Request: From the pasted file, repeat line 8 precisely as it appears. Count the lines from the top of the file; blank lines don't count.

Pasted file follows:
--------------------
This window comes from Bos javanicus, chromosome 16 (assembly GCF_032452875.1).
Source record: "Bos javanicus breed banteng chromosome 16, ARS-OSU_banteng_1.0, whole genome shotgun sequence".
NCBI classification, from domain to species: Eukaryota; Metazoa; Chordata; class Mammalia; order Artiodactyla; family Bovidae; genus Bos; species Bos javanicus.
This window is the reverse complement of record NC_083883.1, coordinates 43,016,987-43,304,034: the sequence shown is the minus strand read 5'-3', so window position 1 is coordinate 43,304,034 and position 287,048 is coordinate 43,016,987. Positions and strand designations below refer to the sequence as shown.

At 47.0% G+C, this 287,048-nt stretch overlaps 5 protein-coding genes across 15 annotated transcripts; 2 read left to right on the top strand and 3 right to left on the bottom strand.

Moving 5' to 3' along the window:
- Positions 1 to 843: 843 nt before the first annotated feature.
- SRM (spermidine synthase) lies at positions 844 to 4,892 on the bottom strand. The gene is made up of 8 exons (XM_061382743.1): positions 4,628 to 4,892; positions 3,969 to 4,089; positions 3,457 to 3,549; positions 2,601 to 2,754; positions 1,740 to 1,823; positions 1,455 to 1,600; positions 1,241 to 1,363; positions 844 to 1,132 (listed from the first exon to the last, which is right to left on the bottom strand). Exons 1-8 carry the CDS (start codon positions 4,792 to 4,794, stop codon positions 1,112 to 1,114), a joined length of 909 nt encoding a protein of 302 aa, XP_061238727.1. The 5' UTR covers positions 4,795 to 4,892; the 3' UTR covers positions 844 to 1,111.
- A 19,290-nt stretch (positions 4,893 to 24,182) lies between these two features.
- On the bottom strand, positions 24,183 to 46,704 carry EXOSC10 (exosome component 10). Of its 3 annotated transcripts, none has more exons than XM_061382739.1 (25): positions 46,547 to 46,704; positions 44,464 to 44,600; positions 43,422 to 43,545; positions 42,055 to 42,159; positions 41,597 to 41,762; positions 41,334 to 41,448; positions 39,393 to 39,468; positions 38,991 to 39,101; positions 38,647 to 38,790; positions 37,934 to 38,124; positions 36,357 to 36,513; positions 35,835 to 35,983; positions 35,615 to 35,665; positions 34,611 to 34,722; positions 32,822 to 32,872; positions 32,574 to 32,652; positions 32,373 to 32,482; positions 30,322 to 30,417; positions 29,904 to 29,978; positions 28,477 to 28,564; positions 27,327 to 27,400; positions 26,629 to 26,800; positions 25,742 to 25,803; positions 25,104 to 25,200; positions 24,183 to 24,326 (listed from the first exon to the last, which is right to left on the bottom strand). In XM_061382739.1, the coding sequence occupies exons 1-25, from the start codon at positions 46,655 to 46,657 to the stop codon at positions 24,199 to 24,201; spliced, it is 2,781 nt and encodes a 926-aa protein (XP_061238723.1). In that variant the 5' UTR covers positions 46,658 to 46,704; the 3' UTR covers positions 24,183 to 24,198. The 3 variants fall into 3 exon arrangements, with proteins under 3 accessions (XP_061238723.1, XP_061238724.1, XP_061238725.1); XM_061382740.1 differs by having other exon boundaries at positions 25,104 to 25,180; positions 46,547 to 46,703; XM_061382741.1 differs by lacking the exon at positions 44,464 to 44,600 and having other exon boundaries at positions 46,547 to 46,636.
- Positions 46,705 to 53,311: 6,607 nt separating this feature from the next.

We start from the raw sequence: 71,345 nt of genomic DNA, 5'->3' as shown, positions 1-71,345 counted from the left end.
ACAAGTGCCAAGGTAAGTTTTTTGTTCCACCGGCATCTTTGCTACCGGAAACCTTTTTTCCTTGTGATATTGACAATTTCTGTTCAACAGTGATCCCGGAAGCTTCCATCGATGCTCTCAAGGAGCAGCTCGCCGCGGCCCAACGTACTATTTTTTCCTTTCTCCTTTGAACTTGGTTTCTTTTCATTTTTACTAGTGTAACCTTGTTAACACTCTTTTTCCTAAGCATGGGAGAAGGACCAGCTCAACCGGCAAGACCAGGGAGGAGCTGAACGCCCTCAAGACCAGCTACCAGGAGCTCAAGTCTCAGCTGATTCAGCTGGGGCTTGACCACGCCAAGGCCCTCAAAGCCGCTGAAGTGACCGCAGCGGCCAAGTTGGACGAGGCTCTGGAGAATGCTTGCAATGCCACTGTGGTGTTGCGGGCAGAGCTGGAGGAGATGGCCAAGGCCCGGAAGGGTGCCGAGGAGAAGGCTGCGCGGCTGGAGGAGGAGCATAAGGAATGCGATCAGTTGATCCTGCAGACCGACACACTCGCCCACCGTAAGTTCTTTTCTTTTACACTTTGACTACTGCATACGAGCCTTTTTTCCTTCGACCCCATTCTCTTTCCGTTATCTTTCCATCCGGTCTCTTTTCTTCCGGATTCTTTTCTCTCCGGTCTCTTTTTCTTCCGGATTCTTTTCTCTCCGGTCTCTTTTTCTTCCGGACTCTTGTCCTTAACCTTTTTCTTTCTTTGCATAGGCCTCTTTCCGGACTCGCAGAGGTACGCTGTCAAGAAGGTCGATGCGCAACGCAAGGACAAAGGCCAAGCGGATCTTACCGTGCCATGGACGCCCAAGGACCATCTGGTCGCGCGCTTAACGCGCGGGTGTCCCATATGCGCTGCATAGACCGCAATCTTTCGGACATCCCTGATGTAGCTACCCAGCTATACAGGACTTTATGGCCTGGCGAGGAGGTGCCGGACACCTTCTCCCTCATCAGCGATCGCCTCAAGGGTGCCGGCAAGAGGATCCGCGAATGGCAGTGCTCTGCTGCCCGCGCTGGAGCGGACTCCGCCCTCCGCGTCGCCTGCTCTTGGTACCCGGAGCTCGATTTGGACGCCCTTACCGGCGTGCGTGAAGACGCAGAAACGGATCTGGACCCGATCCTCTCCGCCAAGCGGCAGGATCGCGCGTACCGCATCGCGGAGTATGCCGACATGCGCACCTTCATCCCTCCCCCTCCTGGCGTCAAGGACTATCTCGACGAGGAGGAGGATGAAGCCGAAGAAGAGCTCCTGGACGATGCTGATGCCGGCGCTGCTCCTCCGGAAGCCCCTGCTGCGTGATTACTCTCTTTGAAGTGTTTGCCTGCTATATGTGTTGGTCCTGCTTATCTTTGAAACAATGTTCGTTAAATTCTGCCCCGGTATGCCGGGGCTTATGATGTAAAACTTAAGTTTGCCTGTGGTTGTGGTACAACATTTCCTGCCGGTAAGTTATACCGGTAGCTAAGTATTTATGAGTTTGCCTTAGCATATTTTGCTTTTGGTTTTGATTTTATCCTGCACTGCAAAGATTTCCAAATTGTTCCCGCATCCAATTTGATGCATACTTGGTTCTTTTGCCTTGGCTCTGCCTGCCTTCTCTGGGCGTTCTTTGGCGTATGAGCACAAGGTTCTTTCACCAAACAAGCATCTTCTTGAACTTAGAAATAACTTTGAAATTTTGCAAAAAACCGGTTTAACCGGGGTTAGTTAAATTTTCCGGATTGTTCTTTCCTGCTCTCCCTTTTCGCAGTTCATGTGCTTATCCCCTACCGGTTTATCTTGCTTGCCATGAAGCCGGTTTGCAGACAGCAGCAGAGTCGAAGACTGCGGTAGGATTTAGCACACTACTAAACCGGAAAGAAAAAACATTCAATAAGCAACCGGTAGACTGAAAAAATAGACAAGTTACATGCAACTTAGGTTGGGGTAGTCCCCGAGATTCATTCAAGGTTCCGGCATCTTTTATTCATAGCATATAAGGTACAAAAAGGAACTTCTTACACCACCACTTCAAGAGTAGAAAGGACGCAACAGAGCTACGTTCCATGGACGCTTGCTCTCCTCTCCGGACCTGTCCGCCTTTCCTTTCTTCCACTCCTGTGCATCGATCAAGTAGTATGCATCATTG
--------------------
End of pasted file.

- SRM (spermidine synthase) lies at positions 844 to 4,892 on the bottom strand. The gene is made up of 8 exons (XM_061382743.1): positions 4,628 to 4,892; positions 3,969 to 4,089; positions 3,457 to 3,549; positions 2,601 to 2,754; positions 1,740 to 1,823; positions 1,455 to 1,600; positions 1,241 to 1,363; positions 844 to 1,132 (listed from the first exon to the last, which is right to left on the bottom strand). Exons 1-8 carry the CDS (start codon positions 4,792 to 4,794, stop codon positions 1,112 to 1,114), a joined length of 909 nt encoding a protein of 302 aa, XP_061238727.1. The 5' UTR covers positions 4,795 to 4,892; the 3' UTR covers positions 844 to 1,111.